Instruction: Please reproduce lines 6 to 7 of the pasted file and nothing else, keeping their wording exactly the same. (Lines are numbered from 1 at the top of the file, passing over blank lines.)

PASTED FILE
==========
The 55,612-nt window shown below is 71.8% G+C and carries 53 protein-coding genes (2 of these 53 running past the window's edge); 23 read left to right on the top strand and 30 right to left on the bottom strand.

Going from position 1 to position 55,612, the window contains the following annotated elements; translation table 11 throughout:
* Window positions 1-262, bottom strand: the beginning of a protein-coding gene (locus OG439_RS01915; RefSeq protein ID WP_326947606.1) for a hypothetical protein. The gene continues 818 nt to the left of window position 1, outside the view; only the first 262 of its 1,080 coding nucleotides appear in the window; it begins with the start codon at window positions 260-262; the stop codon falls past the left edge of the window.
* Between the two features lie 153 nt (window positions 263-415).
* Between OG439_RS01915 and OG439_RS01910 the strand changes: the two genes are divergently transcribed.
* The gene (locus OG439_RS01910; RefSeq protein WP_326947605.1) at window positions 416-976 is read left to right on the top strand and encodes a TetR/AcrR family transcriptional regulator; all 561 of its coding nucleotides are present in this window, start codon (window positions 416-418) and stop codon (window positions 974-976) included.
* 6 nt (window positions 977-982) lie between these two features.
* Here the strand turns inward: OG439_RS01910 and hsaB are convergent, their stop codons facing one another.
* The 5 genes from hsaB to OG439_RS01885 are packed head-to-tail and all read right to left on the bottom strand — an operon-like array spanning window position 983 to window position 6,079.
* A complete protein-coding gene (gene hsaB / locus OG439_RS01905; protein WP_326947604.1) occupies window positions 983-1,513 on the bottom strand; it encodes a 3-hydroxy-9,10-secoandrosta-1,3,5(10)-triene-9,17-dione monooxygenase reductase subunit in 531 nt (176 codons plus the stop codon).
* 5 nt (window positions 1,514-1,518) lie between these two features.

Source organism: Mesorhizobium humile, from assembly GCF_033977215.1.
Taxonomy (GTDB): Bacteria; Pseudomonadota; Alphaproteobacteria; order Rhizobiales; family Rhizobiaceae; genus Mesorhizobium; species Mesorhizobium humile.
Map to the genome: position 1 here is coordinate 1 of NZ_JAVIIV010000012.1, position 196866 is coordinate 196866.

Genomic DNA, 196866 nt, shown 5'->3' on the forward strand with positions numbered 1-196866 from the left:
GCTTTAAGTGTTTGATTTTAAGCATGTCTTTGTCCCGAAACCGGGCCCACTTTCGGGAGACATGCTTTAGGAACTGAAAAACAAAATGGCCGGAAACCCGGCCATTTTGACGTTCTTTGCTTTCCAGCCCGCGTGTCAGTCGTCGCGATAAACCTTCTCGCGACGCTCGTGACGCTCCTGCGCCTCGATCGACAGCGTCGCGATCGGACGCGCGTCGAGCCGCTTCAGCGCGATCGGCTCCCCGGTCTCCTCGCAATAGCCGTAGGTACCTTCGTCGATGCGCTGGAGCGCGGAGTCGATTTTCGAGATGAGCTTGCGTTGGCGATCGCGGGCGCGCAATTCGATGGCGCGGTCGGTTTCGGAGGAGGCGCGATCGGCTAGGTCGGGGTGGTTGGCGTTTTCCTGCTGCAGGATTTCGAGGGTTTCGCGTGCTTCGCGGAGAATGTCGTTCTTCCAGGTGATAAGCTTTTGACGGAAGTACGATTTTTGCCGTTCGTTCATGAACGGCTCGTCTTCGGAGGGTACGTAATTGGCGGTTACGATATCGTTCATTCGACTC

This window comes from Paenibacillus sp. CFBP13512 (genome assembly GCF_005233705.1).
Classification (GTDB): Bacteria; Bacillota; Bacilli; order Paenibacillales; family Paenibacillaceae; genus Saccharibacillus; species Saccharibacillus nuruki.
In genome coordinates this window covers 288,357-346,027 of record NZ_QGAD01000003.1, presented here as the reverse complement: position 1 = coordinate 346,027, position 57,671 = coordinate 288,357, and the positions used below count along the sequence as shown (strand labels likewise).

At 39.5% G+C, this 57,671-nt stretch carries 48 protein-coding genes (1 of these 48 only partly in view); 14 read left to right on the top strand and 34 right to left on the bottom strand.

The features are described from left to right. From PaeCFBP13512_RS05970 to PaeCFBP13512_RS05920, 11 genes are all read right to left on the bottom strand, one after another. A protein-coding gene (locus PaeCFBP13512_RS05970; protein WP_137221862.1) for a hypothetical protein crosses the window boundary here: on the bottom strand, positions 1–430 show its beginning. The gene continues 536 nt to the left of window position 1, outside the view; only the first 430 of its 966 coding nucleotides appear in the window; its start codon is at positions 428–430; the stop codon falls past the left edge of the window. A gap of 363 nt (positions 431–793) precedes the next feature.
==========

* The gene (locus OG439_RS01910; RefSeq protein WP_326947605.1) at window positions 416-976 is read left to right on the top strand and encodes a TetR/AcrR family transcriptional regulator; all 561 of its coding nucleotides are present in this window, start codon (window positions 416-418) and stop codon (window positions 974-976) included.
* 6 nt (window positions 977-982) lie between these two features.